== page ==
Here’s a phrase that’s been around a while. I was reminded of it when reading about Silicon Valley’s approach to building layout and the like(*).
HiPPO (stands for) highest paid person’s opinion
Apparently, ‘empowerment of individuals from every rung on the corporate ladder is also a notion strongly nurtured in Silicon Valley’. Google UK’s head honcho, Dan Cobley, hopes ‘that at meetings he always tried to avoid awarding too much value to the Hippo‘.
Author Deborah Perry Piscione writes books on this. “We’re so used to working within hierarchical structures that we can’t fathom how someone could have a billion-dollar idea at a very junior level. But good ideas come from all ages and all ranges of experience. Silicon Valley was the first place to understand that.”
And here’s a cracking Forbes report of the dangers from when a hippo equates megapay with vastly superior intellect. Like a medieval monarch or modern-day despot, some of the behaviours are startling;
[the hippo] required the then-marketing Vice President to go through each customer mailing publicly in an exercise designed to show the foolishness of the company’s prior communication and promotion strategy
As Forbes comments, no “unvarnished dose of reality” could ever be forthcoming in such constricting culture.
It occurred to me you could evoke other animals. Bison could be for Biggest Salary Or Nameplate. Cougar could suggest Corner Office
User Guarantees Annoying Reasoning. Inherent in the description is the inference that their opinion carries the day even when flawed. Which probably happens often. Nevertheless Hippo is a cracker.
I did wonder whether it matches the old reps’ dictum of needing to seek out the most macho job title holder. Also, I’ve long thought about how to root out the impact of the more informal, and opaque to the typical seller, authority. Such complexities are manifest in concepts like Core Group Theory and the wholly indefensible force that is wasta.
Where this term is useful is in that it looks at only a small group. The people in a room at any given time. So hippo does not necessarily equate to the CEO. It reminds us that the arrogance of selling is to be avoided. No matter how ‘lowly’ or junior you perceive an audience to be, a hippo will still exist in their midst. Politics is everywhere.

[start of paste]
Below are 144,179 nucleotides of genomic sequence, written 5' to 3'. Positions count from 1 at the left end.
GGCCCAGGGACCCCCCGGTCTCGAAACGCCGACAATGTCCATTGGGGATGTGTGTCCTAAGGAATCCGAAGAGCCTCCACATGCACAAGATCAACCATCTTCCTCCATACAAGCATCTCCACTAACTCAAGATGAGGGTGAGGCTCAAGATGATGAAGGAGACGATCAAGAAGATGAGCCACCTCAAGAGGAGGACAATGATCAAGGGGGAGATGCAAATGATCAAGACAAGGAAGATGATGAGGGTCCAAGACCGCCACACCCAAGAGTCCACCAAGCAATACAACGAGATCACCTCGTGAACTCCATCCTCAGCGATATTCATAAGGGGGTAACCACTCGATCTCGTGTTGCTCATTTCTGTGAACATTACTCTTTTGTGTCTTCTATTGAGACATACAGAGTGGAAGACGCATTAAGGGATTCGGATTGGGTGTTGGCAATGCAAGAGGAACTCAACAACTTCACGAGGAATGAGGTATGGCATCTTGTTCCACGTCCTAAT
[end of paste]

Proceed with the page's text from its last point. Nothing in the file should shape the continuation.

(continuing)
Hippo plainly feels a disparaging term. Taken from an animal that no matter how cute in cartoons, likes to wallow selfishly in mud and fiercely charge at anyone at the merest detectable sniff of danger to stampede over their presence.
I did read on the blogoshpere that one best way to ‘handle’ them is with ‘data’. I can’t quite bring myself to share this view. As a decision-buster, figures alone are rarely enough. One man’s stat is another’s blatant untruth and all that. Numbers presented as ‘fact’ can help a touch, but when faced with obstinacy, they all too easily get dismissed. After all, the hippo reckons they know about unwanted impacts that you cannot see as they’re beyond your pay grade.
Such people are even more inclined towards the emotions of decision making.
Appeal to their egos, help further their ambitions, and joy will follow.
Easier said than done, but like in any ‘complex’ sale (ie, where more than one person’s say-so is required) the rules remain the same. Understand and align their vested interest and what they want to achieve and your plans will more likely be adopted.
* Incidentally, it is not the case that the USA single-handedly won the war. American dotcommers did not necessarily ‘invent’ “2.0” workplace practices such as having people from different disciplines sit together and be made to mingle more.
As I’ve blogged before, English RnD powerhouses GSK and McLaren have long such deployed this thinking.
Still, the much trotted out example of Steve Jobs refitting a derelict factory with an unavoidable atrium and single set of loos to force people to bump into each other adds to the Hollywoodesque legend.